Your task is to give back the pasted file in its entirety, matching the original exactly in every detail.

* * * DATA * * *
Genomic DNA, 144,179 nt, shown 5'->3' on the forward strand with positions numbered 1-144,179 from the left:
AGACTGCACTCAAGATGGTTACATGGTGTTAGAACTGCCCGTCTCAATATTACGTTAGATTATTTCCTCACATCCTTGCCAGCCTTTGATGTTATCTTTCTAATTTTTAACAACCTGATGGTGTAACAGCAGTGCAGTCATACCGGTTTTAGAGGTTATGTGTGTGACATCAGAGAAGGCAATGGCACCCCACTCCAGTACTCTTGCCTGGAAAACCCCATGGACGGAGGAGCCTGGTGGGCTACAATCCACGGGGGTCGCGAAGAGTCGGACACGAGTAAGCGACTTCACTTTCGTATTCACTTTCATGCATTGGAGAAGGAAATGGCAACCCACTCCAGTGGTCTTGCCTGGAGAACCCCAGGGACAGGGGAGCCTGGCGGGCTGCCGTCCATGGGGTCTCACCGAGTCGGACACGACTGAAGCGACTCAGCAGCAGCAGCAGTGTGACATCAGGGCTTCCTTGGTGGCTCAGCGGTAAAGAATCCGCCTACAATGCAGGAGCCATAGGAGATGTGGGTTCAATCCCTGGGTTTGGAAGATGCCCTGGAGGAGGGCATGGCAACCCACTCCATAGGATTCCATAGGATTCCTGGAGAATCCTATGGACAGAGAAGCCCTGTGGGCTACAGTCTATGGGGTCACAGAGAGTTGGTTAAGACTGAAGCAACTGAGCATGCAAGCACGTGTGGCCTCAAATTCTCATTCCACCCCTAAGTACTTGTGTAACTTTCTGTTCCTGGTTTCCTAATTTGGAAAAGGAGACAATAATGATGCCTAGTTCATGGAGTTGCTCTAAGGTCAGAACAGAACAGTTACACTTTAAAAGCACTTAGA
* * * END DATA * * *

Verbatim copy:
Genomic DNA, 144,179 nt, shown 5'->3' on the forward strand with positions numbered 1-144,179 from the left:
AGACTGCACTCAAGATGGTTACATGGTGTTAGAACTGCCCGTCTCAATATTACGTTAGATTATTTCCTCACATCCTTGCCAGCCTTTGATGTTATCTTTCTAATTTTTAACAACCTGATGGTGTAACAGCAGTGCAGTCATACCGGTTTTAGAGGTTATGTGTGTGACATCAGAGAAGGCAATGGCACCCCACTCCAGTACTCTTGCCTGGAAAACCCCATGGACGGAGGAGCCTGGTGGGCTACAATCCACGGGGGTCGCGAAGAGTCGGACACGAGTAAGCGACTTCACTTTCGTATTCACTTTCATGCATTGGAGAAGGAAATGGCAACCCACTCCAGTGGTCTTGCCTGGAGAACCCCAGGGACAGGGGAGCCTGGCGGGCTGCCGTCCATGGGGTCTCACCGAGTCGGACACGACTGAAGCGACTCAGCAGCAGCAGCAGTGTGACATCAGGGCTTCCTTGGTGGCTCAGCGGTAAAGAATCCGCCTACAATGCAGGAGCCATAGGAGATGTGGGTTCAATCCCTGGGTTTGGAAGATGCCCTGGAGGAGGGCATGGCAACCCACTCCATAGGATTCCATAGGATTCCTGGAGAATCCTATGGACAGAGAAGCCCTGTGGGCTACAGTCTATGGGGTCACAGAGAGTTGGTTAAGACTGAAGCAACTGAGCATGCAAGCACGTGTGGCCTCAAATTCTCATTCCACCCCTAAGTACTTGTGTAACTTTCTGTTCCTGGTTTCCTAATTTGGAAAAGGAGACAATAATGATGCCTAGTTCATGGAGTTGCTCTAAGGTCAGAACAGAACAGTTACACTTTAAAAGCACTTAGA